managing travel protocol

Managing Travel Protocol of Senior Executives and Assignees

It’s a situation that can give a global mobility specialist a panic attack. There’s an outbreak of epidemic in one of your allied countries, or flights have been grounded in one of its cities because of a terrorist attack. You learn that one of the esteemed members in your country is trapped in that area and cannot fly home immediately. And although he left without your knowledge and/or agreement, you can’t take him to task. Because he is one of your senior executives who have the power and privilege to jaunt off to the other side of the world without giving you advanced notice. He could have emailed you about it on his way to the airport. He could also have instructed his assistant to let you know. But in a sense the damage has been done, and now you have to find a way to trace him and help bring him back.

Chances are you will, because your executives know how to protect themselves during crisis situations. He might even be the first to call you to your relief.

To avoid this situation in the future and keep yourself on the same page of your travelling executives, do the following:

Enroll him in a VIP program

Davidson Morris says that making your executive part of a trusted traveler VIP program of your allied countries can get him in and out of borders. This is particularly helpful if your executive is an assignee whose job requires him to visit other countries regularly. His membership in such a program also guarantees him a certain amount of protection. It also provides your team to contact and make inquiries about the executive in case a crisis does happen.

Make it part of protocol

Make it as part of your protocol that any action that can have an effect on your candidate’s health should be brought to your awareness. Statistics show that in this area, caution is on your side. According to International SOS, 71 percent of senior executives had experienced medical emergencies while on an overseas trip. One out of three international business trips are also made to countries with a higher medical risk than the executive’s country of origin.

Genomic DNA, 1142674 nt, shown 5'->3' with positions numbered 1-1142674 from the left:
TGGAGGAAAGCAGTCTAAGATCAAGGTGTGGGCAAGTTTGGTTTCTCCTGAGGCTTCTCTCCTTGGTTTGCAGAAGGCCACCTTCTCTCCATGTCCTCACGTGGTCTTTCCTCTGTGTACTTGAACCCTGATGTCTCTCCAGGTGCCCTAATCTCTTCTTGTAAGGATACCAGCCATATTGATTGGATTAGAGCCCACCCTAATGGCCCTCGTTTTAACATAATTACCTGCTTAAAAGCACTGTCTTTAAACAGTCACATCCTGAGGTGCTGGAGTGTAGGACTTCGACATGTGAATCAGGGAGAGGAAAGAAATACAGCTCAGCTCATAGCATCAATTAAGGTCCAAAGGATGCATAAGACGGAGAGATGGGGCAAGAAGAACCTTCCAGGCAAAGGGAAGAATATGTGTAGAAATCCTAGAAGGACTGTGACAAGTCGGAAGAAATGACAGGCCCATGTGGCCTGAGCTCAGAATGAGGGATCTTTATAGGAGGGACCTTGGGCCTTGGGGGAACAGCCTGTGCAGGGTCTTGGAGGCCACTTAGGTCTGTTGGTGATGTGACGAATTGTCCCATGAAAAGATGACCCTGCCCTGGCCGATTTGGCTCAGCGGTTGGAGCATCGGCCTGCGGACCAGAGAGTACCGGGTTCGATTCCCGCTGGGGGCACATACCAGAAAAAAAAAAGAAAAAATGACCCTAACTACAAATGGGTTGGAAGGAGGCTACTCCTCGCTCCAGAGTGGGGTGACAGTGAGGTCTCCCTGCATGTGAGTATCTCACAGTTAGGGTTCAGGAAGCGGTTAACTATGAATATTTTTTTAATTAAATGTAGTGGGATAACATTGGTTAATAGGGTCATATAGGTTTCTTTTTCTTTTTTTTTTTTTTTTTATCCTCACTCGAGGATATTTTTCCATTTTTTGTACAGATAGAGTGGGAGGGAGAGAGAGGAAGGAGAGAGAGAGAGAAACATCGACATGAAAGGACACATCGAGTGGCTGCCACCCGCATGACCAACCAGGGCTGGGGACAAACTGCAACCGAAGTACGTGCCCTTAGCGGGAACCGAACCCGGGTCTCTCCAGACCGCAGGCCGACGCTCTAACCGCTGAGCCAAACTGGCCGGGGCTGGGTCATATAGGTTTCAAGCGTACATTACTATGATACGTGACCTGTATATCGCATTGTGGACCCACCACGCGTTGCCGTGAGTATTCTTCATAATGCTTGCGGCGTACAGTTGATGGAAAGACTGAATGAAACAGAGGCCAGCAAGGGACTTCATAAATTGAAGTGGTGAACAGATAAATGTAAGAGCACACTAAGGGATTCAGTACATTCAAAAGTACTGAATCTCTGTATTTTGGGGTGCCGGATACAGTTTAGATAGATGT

Impress these facts upon your assignee or executive as an incentive for him to let you know of his next travel plans. Make sure his assistant goes along with the playbook. One of these days, the rush of work might make him forget to tell you, but his assistant would be duty-bound to do the same.

Network for emergency purposes

Medical matters in travel would also require that you keep your eyes on his next terrain. To protect his health might mean networking with hospitals, embassies, and helpful institutions that take care of housing like California Corporate Housing.

Get good side of upper management

Get all of upper management on your side by aligning travel assignments with your allotted budget. Nobody wants to be mother-henned or watched with oversight, especially leaders who had been earned the position because of their independence and resilience. One way to get all of them on your side is to show how unplanned travel jaunts can affect your bottom line.

Not informing you of their trip in advance — or right that minute, if it happens to be an emergency — can place a dent on the budget. This has nothing to do with their perks but everything to do with watching the company’s fiscal health.

This International Business Times report should give them pause: one senior executive’s unplanned travel can cost the company $7,500 per trip. That monies account for time wasted waiting in an airport lobby and fixing their itinerary. The higher the salary of the executive, the greater loss of revenue his idle time will cost the company.